Effect of Budget Cut During Project Execution

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Tunene
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Hello All,

Please help provide possible answers to the question below:

Identify, and justify 5 different remedial measures that you can take as a project manager in the circumstance that your project was subject to a budget reduction of up to 10-15% four month into the implementation stage of a 18 month project.

I look forward to your response
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begeland
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Tunene-

I have to admit, this one is painful just to read, let alone try to offer a solution or ideas on how to respond to such a cut. I've been subjected to sudden replacement (or loss with no replacement) of key personnel, changes in priorities of tasks by project sponsors based on business process requirements and of course the usual changes in requirements - sometimes very major - but I've not run into a decent size budget cut scenario.

Here are my thoughts:
#1 - Assess the project budget. Are there places where the budget may have been inflated? Can a few tasks be removed from what's left of the project to help make up that 10-15%? Can a key deliverable be removed? Can a report be eliminated now and implemented after deployment if it is truly deemed necessary later on? Scour the requirements and look for things that aren't absolutely necessary that can possibly be removed.

#2 - Assess the project resources. Are you keeping resources on the project that may not be needed? Resources tend to charge to the project even if they aren't doing much - most organizations want to see as close to 100% utilization as possible and if a resource has a project on their plate, they are likely to charge at least some time to it each week. Go lean - manage the budget with an iron fist and see to it that no time is charged to the project that isn't absolutely necessary.

#3 - Look at your outside vendors. If you're using any 3rd party vendors on the project, can you negotiate some better rates on their services or go with a different vendor at this late stage? Of course, it's critical that you don't do something drastic that could cause some failure point on the project...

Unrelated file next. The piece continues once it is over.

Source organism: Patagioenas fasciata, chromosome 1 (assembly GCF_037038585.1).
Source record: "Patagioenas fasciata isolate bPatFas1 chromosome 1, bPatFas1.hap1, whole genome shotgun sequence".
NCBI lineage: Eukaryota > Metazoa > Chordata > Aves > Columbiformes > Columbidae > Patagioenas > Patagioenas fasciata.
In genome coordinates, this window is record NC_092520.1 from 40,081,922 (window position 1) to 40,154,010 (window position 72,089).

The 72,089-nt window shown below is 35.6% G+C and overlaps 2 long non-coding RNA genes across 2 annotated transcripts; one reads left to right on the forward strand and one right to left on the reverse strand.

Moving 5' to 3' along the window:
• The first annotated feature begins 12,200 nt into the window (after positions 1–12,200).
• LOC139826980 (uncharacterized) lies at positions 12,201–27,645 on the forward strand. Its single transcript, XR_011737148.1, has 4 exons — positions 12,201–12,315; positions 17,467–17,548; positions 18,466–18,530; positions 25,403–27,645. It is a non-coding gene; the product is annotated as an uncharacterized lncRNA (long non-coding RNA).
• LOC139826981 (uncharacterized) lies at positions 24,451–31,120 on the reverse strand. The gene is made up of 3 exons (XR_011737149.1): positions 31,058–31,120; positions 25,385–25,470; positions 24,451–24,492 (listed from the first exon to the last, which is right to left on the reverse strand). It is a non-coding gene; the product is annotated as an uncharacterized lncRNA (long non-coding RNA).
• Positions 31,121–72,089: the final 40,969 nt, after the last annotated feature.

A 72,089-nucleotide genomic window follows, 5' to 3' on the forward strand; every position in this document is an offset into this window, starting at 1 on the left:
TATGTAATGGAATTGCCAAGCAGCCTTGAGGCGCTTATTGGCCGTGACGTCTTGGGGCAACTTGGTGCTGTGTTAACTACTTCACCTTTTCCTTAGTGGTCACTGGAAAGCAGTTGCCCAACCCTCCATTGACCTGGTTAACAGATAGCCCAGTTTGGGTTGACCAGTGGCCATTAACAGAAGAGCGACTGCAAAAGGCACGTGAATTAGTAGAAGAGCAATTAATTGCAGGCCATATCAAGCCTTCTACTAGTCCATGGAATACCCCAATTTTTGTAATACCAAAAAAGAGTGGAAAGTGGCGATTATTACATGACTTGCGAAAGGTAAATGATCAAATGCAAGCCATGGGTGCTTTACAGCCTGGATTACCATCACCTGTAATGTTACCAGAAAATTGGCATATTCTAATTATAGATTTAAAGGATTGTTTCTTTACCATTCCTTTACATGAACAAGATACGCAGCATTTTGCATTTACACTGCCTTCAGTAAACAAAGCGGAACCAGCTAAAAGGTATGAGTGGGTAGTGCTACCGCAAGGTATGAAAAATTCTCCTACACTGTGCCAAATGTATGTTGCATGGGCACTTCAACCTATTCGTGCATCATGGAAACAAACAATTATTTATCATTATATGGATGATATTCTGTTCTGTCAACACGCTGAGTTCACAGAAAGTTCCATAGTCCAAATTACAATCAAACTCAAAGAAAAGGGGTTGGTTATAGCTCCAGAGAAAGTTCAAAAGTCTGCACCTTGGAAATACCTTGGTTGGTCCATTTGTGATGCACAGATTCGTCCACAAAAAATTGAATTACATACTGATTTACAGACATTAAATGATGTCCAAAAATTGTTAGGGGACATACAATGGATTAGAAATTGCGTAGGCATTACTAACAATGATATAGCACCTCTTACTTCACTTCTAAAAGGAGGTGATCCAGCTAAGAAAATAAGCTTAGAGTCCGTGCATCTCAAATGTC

#4 - Look toward the end of the engagement. Are there things - tasks, activities, deliverables - that you've priced into the engagement near deployment or after deployment that can be eliminated? It's not wise, but you can cut the lessons learned session from the project. Circle back for free with a one on one phone call with sponsor on a lessons learned quick call...it's still better than nothing. Or possibly some documentation deliverables could be eliminated (not wise, but maybe a drastic necessary move) or given away for free.

The key concept may end up being this: if the cut is coming from the customer and they are a valued customer, you may need to just eat that 10-15% and do that dollar amount for free. Retaining them for future business or getting a good referral is likely worth more than the 10-15%. And if the project is internal and the cut is coming from your senior management, then it may be a concerning revelation about your company's financial situation. You still can't do anything about it but decrease services on the project - cutting staff just means someone else has to work harder. It's not likely you'll find one thing to cut to save the 10-15%. It will probably need to be minor reductions in a number of different areas on the project.

Brad
Tunene
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Hi Brad,

Thanks for your response. I am very grateful.

Regards,
Tunene
rattanw
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I agree with Brad, its just plain painful. Budget constraints are just dreadful, especially when quality of deliverable is at stake.

To your specific question, without further details its tough to pinpoint any specific areas, however below are some general thoughts

1. Outsource: is there some portion of the work that can be outsourced. Of course this will have its own challenges but careful outsourcing generally provides cost saving with no compromise on quality

2. Resources: Is your project using too many resources. Have you used technique like resource leveling. Or have you assigned resources to tasks in advance

3. Timelines: how is your project looking overall. Are there any activities on critical path that run a chance of being delayed. Do you have any schedule buffer. If yes, you can look to exploit those.
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